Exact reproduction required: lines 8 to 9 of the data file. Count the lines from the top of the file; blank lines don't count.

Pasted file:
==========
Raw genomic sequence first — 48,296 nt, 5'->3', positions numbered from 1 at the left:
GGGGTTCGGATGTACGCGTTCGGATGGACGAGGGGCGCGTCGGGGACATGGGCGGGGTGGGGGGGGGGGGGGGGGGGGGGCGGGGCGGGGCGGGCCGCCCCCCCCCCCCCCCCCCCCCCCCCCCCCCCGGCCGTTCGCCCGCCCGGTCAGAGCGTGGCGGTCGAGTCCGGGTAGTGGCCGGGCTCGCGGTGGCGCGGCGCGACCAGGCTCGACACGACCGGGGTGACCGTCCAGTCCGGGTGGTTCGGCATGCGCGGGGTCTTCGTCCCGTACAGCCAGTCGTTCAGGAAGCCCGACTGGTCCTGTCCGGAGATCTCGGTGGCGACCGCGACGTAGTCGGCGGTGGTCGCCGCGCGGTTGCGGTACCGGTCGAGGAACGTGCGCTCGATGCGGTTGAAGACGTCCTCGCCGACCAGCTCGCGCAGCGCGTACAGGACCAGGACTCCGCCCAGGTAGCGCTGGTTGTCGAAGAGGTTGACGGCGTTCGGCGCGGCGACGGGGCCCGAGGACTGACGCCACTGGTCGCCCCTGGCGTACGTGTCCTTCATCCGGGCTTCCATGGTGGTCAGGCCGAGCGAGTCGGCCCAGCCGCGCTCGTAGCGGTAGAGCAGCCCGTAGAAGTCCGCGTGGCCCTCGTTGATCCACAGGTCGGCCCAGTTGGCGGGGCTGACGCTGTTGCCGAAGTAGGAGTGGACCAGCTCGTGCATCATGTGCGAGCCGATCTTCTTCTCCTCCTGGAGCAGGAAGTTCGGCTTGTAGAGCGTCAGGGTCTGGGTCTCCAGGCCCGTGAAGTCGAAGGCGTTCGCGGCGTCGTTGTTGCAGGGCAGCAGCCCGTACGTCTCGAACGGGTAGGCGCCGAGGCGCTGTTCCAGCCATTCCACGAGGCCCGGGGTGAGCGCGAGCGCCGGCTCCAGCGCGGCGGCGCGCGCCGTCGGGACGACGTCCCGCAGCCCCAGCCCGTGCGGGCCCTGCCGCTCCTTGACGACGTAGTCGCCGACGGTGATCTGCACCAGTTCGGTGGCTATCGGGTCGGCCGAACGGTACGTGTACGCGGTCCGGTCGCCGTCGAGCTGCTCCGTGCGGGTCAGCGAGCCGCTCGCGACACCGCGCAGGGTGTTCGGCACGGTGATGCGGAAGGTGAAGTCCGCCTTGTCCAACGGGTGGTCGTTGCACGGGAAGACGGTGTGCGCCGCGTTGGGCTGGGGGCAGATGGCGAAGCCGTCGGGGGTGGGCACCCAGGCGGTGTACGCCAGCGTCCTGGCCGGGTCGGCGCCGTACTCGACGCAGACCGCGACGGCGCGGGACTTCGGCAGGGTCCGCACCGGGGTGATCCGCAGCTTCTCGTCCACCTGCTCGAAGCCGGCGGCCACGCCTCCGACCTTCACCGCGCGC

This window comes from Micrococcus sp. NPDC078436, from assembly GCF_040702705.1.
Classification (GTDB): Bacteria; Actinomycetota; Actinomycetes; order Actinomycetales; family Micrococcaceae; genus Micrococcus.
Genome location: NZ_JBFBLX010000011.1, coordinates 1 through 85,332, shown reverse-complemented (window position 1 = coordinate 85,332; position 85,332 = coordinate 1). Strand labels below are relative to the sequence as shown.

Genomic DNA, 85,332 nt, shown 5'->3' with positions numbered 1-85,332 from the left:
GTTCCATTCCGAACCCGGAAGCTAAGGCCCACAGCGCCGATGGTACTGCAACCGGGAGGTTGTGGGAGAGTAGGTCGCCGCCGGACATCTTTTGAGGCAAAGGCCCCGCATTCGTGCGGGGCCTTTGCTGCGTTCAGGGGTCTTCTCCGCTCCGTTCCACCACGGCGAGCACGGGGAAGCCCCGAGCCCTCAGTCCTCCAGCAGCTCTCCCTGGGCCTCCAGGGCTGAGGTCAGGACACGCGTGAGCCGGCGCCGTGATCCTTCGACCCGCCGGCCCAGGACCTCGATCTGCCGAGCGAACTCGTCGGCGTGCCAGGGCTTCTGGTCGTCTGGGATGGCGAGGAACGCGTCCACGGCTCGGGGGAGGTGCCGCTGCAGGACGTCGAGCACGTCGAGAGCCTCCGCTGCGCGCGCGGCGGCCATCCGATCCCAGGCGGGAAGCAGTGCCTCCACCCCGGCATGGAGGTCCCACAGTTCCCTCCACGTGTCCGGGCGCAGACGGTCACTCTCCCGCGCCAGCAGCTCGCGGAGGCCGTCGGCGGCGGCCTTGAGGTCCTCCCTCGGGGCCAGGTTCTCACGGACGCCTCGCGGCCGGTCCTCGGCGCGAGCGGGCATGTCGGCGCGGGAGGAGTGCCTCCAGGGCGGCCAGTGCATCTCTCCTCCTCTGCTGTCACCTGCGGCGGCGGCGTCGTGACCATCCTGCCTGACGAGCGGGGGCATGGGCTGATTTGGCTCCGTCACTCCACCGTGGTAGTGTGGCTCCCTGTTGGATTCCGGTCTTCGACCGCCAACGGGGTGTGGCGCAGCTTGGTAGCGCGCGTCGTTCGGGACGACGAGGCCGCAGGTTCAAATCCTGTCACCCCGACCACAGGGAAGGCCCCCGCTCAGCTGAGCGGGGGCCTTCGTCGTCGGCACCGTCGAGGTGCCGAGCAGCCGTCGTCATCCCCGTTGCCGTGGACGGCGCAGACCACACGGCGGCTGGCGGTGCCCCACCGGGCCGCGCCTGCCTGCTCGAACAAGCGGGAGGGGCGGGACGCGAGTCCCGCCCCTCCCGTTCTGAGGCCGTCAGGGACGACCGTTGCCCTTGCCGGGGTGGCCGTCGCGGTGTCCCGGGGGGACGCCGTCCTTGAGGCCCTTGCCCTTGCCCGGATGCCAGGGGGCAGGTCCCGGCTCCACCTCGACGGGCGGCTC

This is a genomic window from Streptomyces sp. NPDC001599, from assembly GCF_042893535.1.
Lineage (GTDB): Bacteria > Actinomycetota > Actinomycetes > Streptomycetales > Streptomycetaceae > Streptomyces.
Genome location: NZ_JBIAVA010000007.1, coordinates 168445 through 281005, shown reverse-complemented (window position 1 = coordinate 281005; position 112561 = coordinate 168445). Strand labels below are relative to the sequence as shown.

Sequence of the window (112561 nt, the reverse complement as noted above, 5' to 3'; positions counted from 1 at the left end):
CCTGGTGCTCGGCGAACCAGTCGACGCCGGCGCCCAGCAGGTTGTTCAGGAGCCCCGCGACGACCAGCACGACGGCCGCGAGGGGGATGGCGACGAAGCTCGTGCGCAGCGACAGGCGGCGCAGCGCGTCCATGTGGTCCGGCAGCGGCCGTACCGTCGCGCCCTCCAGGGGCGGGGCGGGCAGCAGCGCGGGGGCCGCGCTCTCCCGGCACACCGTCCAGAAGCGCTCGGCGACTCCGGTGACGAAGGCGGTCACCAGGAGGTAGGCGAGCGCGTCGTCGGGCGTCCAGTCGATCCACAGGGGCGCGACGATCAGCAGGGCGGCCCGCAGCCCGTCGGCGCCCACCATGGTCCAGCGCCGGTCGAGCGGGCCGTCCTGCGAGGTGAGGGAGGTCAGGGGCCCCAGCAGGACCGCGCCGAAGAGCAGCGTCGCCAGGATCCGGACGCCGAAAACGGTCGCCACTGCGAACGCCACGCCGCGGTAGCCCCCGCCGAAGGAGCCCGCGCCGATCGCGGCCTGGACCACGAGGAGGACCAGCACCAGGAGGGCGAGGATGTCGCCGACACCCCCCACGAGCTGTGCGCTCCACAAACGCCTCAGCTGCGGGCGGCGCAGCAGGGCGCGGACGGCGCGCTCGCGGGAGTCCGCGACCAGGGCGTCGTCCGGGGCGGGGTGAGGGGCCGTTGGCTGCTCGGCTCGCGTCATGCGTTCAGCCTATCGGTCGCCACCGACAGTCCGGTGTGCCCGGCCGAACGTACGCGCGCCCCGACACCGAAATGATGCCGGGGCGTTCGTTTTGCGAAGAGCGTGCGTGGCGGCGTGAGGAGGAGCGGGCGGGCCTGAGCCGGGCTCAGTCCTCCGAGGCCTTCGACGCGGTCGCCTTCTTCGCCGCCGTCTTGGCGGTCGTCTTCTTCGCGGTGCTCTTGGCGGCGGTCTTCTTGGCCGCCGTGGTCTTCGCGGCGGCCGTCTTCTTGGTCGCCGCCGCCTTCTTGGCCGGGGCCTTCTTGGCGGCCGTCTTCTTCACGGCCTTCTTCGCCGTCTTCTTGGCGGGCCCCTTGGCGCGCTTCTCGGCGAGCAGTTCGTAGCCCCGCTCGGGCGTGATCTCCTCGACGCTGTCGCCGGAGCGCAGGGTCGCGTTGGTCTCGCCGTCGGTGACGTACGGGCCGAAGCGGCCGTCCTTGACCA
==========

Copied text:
This is a genomic window from Streptomyces sp. NPDC001599, from assembly GCF_042893535.1.
Lineage (GTDB): Bacteria > Actinomycetota > Actinomycetes > Streptomycetales > Streptomycetaceae > Streptomyces.